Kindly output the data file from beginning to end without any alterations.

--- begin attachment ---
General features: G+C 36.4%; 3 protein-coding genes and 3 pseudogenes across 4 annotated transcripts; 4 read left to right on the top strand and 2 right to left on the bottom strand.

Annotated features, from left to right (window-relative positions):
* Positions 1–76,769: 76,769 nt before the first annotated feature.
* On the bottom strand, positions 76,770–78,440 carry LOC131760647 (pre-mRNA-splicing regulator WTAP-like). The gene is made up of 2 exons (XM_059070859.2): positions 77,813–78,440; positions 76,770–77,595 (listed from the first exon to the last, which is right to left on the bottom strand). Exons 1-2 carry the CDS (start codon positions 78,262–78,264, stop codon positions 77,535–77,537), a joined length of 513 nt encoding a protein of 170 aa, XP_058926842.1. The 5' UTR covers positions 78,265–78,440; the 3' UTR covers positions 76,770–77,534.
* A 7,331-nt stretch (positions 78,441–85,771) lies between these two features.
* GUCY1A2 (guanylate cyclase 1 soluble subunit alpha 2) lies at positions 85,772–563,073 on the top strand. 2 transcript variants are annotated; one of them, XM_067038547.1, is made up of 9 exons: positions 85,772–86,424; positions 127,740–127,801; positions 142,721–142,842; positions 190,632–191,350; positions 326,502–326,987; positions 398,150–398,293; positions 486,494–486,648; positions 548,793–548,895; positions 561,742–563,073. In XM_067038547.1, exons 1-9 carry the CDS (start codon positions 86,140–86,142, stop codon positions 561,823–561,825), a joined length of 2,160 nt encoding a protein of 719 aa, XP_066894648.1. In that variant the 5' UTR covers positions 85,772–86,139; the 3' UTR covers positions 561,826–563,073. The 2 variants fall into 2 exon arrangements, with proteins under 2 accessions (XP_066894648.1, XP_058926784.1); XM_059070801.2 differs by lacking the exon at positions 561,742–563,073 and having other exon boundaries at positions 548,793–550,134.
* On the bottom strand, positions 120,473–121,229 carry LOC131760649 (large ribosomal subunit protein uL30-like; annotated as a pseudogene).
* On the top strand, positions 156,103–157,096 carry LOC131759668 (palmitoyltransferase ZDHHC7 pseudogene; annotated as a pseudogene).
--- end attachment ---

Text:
General features: G+C 36.4%; 3 protein-coding genes and 3 pseudogenes across 4 annotated transcripts; 4 read left to right on the top strand and 2 right to left on the bottom strand.

Annotated features, from left to right (window-relative positions):
* Positions 1–76,769: 76,769 nt before the first annotated feature.
* On the bottom strand, positions 76,770–78,440 carry LOC131760647 (pre-mRNA-splicing regulator WTAP-like). The gene is made up of 2 exons (XM_059070859.2): positions 77,813–78,440; positions 76,770–77,595 (listed from the first exon to the last, which is right to left on the bottom strand). Exons 1-2 carry the CDS (start codon positions 78,262–78,264, stop codon positions 77,535–77,537), a joined length of 513 nt encoding a protein of 170 aa, XP_058926842.1. The 5' UTR covers positions 78,265–78,440; the 3' UTR covers positions 76,770–77,534.
* A 7,331-nt stretch (positions 78,441–85,771) lies between these two features.
* GUCY1A2 (guanylate cyclase 1 soluble subunit alpha 2) lies at positions 85,772–563,073 on the top strand. 2 transcript variants are annotated; one of them, XM_067038547.1, is made up of 9 exons: positions 85,772–86,424; positions 127,740–127,801; positions 142,721–142,842; positions 190,632–191,350; positions 326,502–326,987; positions 398,150–398,293; positions 486,494–486,648; positions 548,793–548,895; positions 561,742–563,073. In XM_067038547.1, exons 1-9 carry the CDS (start codon positions 86,140–86,142, stop codon positions 561,823–561,825), a joined length of 2,160 nt encoding a protein of 719 aa, XP_066894648.1. In that variant the 5' UTR covers positions 85,772–86,139; the 3' UTR covers positions 561,826–563,073. The 2 variants fall into 2 exon arrangements, with proteins under 2 accessions (XP_066894648.1, XP_058926784.1); XM_059070801.2 differs by lacking the exon at positions 561,742–563,073 and having other exon boundaries at positions 548,793–550,134.
* On the bottom strand, positions 120,473–121,229 carry LOC131760649 (large ribosomal subunit protein uL30-like; annotated as a pseudogene).
* On the top strand, positions 156,103–157,096 carry LOC131759668 (palmitoyltransferase ZDHHC7 pseudogene; annotated as a pseudogene).